"Oh, I didn't know about that. There has always been something missing in her life ever since she lost her baby. Your boys helped fill the void, but it's not quite the same as having a child to raise."

I drove up to the entrance to the hospital and let Gilda out and went to park the car. By the time I got to Manfred's room, Hildy and Gilda were quietly talking up a storm. I went to Manfred's bedside and saw that his eyes were open and there was what appeared to me to be recognition in them. The monitors at the head of his bed looked fairly normal to me. Of course I was relying on my experience when Joel was in the hospital.

"He's doing better," Hildy said, to my unasked question. "He's still on some strong medication that keeps him pretty much out of it most of the time. The doctor says he'll know more if there is going to be any permanent damage probably tomorrow. He's very hopeful."

"That's good news. How are you doing?"

"I'm okay, a little stiff and sore from being manhandled by those punks, but other than that, I'm fine."

"It seems strange that this all happened right after that inspector had been to your house," I said.

"I've been thinking about that," Hildy said. "I've had a lot of time to think. Those punks must have seen the inspector, Jordon, leave in his car and they assumed that no one was home. They seemed to be surprised when they saw Manny and I there."

"Do you have any idea who they were?" I asked.

"No, but I'd recognize them again in a minute. I gave Jesse a sketch of them that I drew and he said he would distribute it around. Maybe someone will be able to identify them. One of them looked like someone I know, but I can't put my finger on who it is. Maybe it'll come to me later."

We talked for a few more minutes before the doctor came into the room. He acknowledged us and went to check on Manfred. After a quick examination, he said, "He's looking good. From all indications, it looks like he's going to pull through this with no long lasting effects. We won't know for sure until we get him off the medication. We'll start tapering off the medication and by tomorrow morning we should know for sure."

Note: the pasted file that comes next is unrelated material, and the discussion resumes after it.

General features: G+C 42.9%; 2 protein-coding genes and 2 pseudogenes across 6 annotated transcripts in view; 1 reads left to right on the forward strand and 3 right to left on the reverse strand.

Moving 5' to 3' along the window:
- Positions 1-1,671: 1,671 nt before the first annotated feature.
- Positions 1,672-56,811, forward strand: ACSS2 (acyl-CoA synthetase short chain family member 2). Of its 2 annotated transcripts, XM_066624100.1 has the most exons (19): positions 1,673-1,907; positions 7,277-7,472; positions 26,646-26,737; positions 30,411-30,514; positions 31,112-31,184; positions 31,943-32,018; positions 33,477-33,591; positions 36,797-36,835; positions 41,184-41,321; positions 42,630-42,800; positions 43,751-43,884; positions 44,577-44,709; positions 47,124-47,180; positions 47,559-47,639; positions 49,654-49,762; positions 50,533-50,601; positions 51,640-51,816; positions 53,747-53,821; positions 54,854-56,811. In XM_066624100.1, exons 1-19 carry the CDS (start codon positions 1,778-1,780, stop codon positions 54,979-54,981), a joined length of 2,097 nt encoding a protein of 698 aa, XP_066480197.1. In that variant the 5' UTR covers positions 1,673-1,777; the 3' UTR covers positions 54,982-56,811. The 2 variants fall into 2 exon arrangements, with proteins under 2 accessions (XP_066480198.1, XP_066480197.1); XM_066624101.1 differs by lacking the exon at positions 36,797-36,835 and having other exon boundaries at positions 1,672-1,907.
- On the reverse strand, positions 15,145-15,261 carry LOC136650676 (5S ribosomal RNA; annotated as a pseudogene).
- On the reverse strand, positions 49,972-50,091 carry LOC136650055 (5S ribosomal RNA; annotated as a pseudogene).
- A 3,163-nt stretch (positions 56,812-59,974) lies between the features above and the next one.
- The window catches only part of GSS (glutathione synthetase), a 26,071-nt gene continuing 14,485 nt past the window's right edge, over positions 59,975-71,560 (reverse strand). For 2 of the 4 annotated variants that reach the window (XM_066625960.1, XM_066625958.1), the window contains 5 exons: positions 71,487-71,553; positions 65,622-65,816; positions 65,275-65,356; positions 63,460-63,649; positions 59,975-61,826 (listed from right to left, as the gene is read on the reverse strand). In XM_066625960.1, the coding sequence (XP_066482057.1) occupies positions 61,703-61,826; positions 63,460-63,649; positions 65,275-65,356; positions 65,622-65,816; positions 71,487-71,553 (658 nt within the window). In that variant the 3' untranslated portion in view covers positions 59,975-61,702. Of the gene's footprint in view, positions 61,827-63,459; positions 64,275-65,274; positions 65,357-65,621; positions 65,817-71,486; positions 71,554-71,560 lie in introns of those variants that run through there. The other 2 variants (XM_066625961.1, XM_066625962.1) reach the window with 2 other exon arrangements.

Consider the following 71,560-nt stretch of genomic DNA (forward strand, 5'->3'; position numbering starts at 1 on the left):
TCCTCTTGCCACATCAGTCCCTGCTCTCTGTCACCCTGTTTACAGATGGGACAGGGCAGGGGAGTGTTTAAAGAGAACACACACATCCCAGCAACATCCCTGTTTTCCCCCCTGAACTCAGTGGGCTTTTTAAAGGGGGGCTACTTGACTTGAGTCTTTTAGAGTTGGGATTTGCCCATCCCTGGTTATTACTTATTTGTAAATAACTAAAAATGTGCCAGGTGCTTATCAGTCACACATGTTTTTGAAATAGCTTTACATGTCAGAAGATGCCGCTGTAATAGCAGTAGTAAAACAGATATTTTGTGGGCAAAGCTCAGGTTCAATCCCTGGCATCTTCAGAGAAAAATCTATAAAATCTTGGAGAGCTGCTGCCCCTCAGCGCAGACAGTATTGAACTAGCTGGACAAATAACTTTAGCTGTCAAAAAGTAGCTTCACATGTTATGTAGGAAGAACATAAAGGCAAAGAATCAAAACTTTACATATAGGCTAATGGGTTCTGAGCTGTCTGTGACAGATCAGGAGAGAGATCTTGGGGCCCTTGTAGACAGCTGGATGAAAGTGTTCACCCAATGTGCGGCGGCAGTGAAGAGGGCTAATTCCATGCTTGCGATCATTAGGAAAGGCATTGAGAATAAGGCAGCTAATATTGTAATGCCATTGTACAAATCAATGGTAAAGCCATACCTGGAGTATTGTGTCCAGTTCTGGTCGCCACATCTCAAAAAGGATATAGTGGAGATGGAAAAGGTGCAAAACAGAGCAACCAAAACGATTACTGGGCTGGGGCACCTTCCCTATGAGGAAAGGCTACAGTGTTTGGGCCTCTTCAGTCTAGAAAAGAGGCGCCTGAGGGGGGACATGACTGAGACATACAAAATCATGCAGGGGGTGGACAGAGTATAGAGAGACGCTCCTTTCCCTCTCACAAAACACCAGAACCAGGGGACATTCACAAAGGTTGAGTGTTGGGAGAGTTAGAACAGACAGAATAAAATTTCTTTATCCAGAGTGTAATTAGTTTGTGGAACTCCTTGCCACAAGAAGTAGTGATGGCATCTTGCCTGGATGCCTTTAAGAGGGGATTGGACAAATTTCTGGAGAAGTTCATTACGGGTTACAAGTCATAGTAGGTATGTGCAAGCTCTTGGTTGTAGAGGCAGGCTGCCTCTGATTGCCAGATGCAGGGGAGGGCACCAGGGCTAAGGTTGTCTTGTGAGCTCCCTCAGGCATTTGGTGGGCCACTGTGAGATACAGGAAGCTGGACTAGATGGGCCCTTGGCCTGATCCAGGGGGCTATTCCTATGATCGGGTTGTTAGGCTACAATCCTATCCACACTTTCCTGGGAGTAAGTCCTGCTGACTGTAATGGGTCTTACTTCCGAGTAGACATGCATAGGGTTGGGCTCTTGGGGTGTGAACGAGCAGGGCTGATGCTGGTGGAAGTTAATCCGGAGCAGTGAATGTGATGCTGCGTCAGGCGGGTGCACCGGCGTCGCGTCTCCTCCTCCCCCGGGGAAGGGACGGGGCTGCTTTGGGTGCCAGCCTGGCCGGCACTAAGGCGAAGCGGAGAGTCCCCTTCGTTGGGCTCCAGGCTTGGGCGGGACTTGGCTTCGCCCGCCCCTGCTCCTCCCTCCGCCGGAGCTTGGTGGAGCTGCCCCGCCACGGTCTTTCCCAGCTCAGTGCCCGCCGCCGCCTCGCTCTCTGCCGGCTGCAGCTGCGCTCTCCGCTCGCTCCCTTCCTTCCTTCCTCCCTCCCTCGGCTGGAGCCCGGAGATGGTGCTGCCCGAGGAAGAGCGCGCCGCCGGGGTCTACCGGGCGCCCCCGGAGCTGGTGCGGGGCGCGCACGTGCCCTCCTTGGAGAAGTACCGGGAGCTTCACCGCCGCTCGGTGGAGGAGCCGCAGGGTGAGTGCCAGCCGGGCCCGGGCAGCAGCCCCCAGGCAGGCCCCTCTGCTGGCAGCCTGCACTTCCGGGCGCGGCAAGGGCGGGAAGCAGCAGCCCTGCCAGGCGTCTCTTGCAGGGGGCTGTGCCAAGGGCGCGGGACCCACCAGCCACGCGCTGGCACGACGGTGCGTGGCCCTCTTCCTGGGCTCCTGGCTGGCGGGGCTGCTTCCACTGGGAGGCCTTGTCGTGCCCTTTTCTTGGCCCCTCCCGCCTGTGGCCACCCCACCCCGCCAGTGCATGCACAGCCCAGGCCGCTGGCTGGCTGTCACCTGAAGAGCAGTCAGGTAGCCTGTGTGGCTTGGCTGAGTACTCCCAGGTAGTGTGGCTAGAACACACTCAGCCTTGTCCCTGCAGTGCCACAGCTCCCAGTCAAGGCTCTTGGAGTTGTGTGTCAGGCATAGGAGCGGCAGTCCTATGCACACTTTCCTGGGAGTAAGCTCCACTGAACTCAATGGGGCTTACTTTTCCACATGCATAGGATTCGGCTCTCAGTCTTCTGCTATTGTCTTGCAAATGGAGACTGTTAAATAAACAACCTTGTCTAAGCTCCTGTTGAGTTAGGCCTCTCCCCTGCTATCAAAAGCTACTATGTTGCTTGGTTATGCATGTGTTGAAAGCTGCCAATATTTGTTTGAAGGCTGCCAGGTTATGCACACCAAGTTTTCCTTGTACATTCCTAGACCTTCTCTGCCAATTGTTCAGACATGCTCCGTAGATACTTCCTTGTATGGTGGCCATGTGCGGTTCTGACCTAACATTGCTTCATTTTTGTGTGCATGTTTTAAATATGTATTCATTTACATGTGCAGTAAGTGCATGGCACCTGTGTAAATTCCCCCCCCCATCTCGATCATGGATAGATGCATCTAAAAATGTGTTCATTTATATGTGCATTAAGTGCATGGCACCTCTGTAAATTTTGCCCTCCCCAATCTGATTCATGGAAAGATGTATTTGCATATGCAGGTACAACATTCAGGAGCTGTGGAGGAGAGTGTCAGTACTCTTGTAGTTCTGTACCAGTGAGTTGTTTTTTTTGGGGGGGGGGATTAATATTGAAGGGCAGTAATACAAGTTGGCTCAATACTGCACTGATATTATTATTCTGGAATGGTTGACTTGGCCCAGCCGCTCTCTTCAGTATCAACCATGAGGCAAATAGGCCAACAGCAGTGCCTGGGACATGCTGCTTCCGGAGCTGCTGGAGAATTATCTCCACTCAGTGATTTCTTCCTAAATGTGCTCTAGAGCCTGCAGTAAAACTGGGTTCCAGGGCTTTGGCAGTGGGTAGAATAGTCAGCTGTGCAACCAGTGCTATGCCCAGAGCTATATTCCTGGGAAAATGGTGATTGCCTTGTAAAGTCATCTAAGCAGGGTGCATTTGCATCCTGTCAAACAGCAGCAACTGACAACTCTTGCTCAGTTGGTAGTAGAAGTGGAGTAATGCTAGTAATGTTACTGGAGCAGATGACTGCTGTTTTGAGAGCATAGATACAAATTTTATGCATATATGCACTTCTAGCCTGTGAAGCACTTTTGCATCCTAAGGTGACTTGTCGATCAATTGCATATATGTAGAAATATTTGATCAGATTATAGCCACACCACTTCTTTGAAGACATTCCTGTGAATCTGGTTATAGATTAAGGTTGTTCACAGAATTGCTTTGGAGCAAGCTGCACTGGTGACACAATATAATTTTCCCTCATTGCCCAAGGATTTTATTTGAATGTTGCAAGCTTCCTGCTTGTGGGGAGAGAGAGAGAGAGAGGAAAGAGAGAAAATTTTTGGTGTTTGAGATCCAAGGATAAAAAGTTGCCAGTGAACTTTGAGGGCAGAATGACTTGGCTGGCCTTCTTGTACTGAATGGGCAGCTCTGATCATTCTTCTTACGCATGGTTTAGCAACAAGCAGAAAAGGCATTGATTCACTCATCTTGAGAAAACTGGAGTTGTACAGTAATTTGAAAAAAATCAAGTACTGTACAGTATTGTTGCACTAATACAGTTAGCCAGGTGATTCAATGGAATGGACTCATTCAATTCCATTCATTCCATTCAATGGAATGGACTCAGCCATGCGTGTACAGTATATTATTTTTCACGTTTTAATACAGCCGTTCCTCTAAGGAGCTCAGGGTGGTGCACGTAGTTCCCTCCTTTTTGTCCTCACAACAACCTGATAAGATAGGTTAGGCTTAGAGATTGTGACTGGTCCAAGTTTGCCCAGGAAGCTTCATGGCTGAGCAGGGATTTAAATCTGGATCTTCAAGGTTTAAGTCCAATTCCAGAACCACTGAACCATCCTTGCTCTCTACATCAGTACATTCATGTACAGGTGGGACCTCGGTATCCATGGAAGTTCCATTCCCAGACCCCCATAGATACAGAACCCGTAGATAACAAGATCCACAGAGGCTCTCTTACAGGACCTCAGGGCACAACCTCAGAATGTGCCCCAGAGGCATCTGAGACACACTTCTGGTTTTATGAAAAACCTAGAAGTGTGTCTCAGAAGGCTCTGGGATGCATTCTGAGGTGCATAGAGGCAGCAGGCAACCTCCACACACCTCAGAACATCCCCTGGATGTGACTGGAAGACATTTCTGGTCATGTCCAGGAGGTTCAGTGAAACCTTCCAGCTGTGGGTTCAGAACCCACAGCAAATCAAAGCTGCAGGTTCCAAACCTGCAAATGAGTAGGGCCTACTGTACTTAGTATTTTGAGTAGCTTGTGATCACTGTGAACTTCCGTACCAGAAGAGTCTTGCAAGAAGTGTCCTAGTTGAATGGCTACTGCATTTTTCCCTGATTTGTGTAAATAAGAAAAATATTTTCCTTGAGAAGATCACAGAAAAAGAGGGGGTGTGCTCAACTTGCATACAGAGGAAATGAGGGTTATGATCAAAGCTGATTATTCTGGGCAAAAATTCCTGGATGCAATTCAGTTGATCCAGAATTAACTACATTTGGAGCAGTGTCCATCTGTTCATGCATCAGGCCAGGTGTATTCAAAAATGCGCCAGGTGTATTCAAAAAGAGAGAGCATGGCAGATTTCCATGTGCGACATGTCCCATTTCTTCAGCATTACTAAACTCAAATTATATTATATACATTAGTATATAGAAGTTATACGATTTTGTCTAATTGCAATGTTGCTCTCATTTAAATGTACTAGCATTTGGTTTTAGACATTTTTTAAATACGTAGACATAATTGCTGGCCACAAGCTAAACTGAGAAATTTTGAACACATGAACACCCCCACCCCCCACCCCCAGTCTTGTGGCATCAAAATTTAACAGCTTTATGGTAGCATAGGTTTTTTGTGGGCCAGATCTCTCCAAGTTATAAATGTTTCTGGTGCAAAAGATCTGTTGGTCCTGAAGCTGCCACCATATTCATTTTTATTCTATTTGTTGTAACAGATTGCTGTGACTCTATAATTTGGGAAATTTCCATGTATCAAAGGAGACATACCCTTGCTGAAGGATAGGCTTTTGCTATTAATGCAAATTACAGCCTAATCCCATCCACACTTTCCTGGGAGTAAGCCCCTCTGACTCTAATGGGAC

"You said no long lasting effects, what about the short term?" Hildy asked.

"I'm guessing at this point, but I would say that he will probably not have any, or only sketchy, memory of what happened to him. That memory should return sometime later. It usually does in these cases. There is a possibility that he could have some weakness in his left arm and that, too, should go away after a while. He sustained a fairly severe blow to the head."

"When do you think he will be able to go home," I asked.

"Unless there are complications when we withdraw his meds, he should be able to go home the day after tomorrow," the doctor said. "I'll check on him again this afternoon."

After we talked for a bit longer, I told them that I would leave them to talk. Gilda asked if I would pick her up after lunch so that she would have time to fix the boys and me our supper. I told her that I didn't invite her to stay with us so that she could be our cook, but she insisted.

By the time I returned to the hospital, Manfred was more awake than he was when I visited this morning. He was still groggy, but was able to speak in a very slurred voice. It was difficult to understand him and he would often drift off in mid-sentence.